Rabner filed a concurrence joined by Long, LaVecchia and Albin, justifying the temporary appointment.

In a separate opinion designated “dubitante,” Hoens expressed doubts about both Rabner’s and Rivera-Soto’s views.

She warned of a “true constitutional crisis that is looming,” which would happen when an appeals judge swung the outcome in a case where the judge was not needed to form a quorum but only to help the court with its workload.

Hoens departure created another vacancy, though Christie’s nominee to replace her, Camden County Assignment Judge Faustino Fernandez-Vina, won approval from the Senate Judiciary Committee on Oct. 17. No date has yet been set for a Senate confirmation vote.

Many justices who leave continue for many months afterward to help decide appeals that were argued before them. Hoens will not be one of them.

According to judiciary spokeswoman Tammy Kendig, Hoens was done as of her last day and will not participate in any appeals, motions or any other matter in any fashion beyond what was filed as of Oct. 25.

Her final opinions were a pair of unanimous ones issued on Sept. 17 in Green v. Morgan Properties, 215 N.J. 431, and State v. Handy, 215 N.J. 334.

The Green ruling allowed Consumer Fraud Act and negligence claims against a corporate landlord based on lease provisions that imposed legal fees on evicted tenants in a fixed amount that was not tied to the actual cost of in-house counsel’s services for the eviction. Counsel could not be sued, however, because there was no attorney-client relationship, Hoens said.

The Handy decision overruled a 33-year-old precedent that bifurcated criminal trials where insanity was raised as a defense.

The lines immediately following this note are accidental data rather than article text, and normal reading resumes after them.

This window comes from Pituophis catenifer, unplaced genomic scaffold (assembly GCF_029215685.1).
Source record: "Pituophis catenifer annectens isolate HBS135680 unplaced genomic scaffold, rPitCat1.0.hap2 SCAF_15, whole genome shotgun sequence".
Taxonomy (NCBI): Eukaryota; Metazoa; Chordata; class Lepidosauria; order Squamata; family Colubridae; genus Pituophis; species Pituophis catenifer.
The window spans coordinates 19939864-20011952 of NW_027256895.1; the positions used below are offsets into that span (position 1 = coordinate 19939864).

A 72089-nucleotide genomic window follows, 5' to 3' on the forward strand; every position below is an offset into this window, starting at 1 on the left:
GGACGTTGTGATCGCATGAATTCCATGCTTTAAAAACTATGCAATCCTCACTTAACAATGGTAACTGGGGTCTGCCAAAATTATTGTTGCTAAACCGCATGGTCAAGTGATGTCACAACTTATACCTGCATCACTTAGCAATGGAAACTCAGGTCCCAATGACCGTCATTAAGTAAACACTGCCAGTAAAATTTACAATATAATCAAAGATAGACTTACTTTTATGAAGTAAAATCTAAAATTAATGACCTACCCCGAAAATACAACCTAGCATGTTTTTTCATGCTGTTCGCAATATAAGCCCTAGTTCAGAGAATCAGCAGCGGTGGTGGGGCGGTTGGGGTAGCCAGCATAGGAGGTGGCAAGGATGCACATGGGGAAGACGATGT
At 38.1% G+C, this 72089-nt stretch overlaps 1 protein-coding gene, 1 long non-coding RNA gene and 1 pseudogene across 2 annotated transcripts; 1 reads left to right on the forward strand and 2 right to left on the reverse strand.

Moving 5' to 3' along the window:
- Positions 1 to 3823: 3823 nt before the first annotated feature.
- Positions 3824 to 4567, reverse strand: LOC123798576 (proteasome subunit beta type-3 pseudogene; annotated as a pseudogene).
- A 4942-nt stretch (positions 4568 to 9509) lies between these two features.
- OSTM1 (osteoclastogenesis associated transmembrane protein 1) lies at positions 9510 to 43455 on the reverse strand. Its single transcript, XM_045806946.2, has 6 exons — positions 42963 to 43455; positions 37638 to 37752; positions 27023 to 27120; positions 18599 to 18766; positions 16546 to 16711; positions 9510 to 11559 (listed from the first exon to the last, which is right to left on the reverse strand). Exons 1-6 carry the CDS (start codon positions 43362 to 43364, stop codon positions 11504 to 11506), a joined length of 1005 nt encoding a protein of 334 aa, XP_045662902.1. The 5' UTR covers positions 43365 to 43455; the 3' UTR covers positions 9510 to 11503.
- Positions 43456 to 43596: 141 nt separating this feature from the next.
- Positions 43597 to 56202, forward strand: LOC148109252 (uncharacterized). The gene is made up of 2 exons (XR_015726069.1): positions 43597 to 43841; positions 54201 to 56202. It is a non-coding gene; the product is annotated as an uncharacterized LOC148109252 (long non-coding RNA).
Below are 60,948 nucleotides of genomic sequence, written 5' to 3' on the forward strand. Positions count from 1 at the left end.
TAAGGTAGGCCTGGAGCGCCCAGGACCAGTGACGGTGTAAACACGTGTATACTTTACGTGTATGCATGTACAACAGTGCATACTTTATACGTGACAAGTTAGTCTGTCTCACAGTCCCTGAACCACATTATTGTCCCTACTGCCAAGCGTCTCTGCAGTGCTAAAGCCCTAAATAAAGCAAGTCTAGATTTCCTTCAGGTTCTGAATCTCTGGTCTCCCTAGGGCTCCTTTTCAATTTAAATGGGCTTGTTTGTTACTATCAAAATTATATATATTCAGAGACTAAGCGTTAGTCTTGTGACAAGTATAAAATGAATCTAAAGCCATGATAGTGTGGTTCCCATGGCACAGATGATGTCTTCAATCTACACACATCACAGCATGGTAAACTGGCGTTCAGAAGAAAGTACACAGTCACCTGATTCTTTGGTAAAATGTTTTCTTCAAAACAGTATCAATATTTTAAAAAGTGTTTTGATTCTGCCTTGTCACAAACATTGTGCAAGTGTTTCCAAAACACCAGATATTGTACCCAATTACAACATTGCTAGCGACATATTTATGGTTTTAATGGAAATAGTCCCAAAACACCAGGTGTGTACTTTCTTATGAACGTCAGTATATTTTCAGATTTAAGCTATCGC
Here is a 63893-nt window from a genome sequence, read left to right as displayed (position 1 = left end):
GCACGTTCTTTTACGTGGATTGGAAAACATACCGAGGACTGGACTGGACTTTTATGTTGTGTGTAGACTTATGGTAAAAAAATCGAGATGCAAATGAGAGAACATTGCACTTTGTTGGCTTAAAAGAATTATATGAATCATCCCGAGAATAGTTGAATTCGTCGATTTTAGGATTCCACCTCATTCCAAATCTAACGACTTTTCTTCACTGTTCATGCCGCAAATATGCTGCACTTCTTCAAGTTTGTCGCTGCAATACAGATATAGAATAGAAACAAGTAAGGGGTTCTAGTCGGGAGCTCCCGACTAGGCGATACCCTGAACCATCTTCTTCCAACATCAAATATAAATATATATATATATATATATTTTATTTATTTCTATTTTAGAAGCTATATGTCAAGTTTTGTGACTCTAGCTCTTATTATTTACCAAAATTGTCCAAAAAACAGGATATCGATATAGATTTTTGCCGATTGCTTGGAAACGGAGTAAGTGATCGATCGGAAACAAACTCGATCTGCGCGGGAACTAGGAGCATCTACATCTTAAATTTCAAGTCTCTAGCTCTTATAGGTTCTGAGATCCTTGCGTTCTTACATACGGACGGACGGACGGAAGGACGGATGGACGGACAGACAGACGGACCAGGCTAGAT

The last ruling in which she participated was State v. Hinton, on Oct. 24, where she joined Patterson and two others in upholding a warrantless police search of a public housing apartment in connection with an eviction.

Hoens has not announced her future plans nor did she respond to a request for an interview, relayed through the Administrative Office of the Courts.

Long, who retired last year and is now with Fox Rothschild in Princeton, served for six years alongside Hoens and calls her “everything that a judge or justice could possibly be. She’s hardworking, she’s brilliant, she’s compassionate and she has the ability to make accessible to the reader really complicated ideas, a great talent that everybody doesn’t have.”

She also describes Hoens as collegial, effective at bringing people together on an opinion and funny and great to be around. Long notes that Hoens has traveled to places like Haiti and Africa to try to improve people’s lives, and calls it “heartbreaking that she is lost to the court at this point.”

As for Hoens’ comment about history judging her work, Long says “history is going to treat her extremely favorably.”